Too often I see a lot of functional medicine practitioners providing well-intentioned information (e.g. on social media site, summits, etc), but this information often induces fear in the audience. Fear is commonly used to motivate action, but more often than not it can paralyze people, or lead people down a path of extreme diets, victim mentalities, and loads of unnecessary supplements.
How can we, as practitioners, avoid the fear (and drama) when educating patients?
Here are a few clinical tips:
- Genetic Tests: Ever had anyone say “I’ve got MTHFR”? As genetic testing of SNPs (single nucleotide polymorphisms) is increasing in use and “diagnosis”, it is SO important to remember that genetics are blueprint instructions for the body, and we have no way of testing if these genes are turned on or off. Instead, patients who undergo genetic testing can turn on or turn off genes through lifestyle and “epigenetic” choices.
- Lab results. I will always say this, but we need to treat the patient and not the labs. Do the labs correlate with the patient’s symptoms? If not, remember that reference ranges are NOT the optimal range, that labs are a static moment in time (i.e. cannot diagnose dynamic functioning of the body), and that labs are NEVER perfect.
- Exposure to Toxins (pesticides, heavy metals, glyphosate, GMOs, industrial chemicals, etc): Yes, toxins have the potential to create disease. No, not everyone will get disease from the toxins. But this is where the analogy of the “toxin bucket” comes into play: we are all born with “buckets” that fill up with toxins over time. The body (and our lifestyle choices) can decrease the burden, but we will never be able to completely empty the bucket. HOWEVER, as long as the bucket is not overflowing, we will not experience the negative effects of the toxins. Focus on talking to patients about decreasing the exposures and building a resilient immune system – don’t focus on eliminating all sources of toxins.
- Food choices: Patients are often told to avoid certain foods “100%” of the time – but aren’t told why or for how long. Talk to a patient about why certain foods are avoided initially, why they need to be avoided for at least 3-6 months (based on the half life of IgG), and how healing can occur by avoiding these foods. Tom O’Brien has a great “holes in a roof/boat” analogy… And let the laboratory data, medical history, and/or symptom resolutions support the long-term food choices for an individual.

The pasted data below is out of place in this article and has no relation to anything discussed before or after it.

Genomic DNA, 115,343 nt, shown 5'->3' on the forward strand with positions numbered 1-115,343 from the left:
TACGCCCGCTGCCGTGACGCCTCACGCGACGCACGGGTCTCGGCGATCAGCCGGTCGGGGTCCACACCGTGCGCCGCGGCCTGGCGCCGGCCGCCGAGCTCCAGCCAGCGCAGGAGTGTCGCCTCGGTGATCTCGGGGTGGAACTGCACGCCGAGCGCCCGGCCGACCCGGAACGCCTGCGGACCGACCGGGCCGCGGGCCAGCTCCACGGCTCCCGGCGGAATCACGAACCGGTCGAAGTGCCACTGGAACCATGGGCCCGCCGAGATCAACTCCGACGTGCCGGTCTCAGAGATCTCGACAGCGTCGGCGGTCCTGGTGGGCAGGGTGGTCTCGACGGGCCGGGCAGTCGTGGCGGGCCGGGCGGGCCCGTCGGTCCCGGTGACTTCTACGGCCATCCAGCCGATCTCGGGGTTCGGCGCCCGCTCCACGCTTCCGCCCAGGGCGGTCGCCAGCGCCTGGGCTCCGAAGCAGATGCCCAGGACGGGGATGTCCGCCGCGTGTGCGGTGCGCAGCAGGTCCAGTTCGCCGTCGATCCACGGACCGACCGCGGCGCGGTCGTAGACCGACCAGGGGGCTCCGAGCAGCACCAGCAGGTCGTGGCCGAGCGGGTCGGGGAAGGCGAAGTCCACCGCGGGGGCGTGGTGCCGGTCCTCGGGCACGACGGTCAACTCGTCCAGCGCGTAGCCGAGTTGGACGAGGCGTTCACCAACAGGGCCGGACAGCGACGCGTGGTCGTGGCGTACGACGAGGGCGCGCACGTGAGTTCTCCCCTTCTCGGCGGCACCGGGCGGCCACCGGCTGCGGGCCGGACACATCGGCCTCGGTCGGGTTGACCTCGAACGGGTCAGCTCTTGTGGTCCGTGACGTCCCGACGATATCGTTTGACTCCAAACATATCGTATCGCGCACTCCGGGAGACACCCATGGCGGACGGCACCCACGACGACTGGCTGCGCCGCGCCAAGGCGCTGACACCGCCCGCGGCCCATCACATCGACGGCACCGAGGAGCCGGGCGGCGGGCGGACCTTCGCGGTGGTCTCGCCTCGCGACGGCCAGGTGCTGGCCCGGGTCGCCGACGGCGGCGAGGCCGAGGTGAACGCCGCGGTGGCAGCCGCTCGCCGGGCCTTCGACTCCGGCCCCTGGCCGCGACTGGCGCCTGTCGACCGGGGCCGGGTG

- Supplements: It’s easy to get caught up in giving a supplement/herb for every symptom, but supplements are expensive. I tell all my patients that we may start on many “therapeutic” supplements at first (6+ months), but the goal is to wean down to those that are needed for “maintenance” (after 80-90% improvement in symptoms).
- Health education. This is where the art of medicine comes into play. The most difficult part of educating patients is to teach them about how/why nutrition and lifestyle affect the body. For example, I see so many people who had a food intolerance test (IgG-based) “years” ago, and are still eating based on that test. IgG tests will change every 3-6 months depending on what foods are avoided/added, and these are intended to accompany a protocol to heal a “leaky gut”. They are not intended to be a permanent diet change/fit. If you use a food intolerance test, advise patients of the aforementioned, and that you can change the results if you address the cause. Then retest in 6-12 months.
In summary, patients (and clinicians) can get caught up in the urgency to test and treat for everything. But we have to remember that the STRESS that accompanies these fears will affect health outcomes. Be up front and honest with patients, and talk to people about the “80/20” or “90/10” rule (and be gentle in circumstances that require 100% avoidance of certain triggers). No one will or should be perfect, whether they are a patient or a clinician.
Anything I missed?
Wishing everyone great health, happiness, and a life at ease!